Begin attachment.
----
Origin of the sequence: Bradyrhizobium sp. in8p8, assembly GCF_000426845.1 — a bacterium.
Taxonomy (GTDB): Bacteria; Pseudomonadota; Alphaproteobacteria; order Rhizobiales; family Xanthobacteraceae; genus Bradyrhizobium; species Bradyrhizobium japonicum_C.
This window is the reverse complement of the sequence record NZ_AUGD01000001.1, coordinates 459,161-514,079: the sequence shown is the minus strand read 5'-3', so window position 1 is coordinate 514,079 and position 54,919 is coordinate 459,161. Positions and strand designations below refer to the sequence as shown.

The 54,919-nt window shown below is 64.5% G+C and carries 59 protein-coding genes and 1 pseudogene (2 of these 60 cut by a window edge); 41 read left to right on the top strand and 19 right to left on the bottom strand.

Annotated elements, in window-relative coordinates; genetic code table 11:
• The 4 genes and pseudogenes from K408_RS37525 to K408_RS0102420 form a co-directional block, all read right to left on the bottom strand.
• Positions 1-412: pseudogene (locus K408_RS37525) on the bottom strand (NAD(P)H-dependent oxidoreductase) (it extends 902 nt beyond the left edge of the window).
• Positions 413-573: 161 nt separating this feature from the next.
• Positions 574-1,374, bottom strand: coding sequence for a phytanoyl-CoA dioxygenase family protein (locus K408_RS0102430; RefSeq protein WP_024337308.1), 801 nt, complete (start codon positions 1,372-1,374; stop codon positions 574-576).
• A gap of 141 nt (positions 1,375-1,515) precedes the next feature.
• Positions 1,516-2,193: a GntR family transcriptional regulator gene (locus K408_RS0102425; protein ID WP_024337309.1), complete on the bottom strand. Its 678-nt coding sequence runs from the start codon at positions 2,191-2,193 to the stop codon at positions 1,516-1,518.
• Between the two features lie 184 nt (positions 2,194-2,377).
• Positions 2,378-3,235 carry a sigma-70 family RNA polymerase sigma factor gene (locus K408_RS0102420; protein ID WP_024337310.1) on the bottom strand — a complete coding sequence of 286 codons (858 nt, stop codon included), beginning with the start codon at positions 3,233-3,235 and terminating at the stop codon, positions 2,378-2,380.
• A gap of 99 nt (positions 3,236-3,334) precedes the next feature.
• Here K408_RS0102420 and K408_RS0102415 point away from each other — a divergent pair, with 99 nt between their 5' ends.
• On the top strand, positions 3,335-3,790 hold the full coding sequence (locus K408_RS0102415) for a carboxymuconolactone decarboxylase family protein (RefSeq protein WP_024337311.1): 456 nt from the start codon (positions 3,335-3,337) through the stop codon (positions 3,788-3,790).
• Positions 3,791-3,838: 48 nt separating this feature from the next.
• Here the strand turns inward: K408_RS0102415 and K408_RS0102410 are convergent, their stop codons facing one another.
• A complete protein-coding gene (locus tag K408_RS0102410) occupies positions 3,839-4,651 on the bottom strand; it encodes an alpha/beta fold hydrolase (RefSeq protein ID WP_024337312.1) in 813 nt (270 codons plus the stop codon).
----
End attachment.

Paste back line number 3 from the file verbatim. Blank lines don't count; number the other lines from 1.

This window is the reverse complement of the sequence record NZ_AUGD01000001.1, coordinates 459,161-514,079: the sequence shown is the minus strand read 5'-3', so window position 1 is coordinate 514,079 and position 54,919 is coordinate 459,161. Positions and strand designations below refer to the sequence as shown.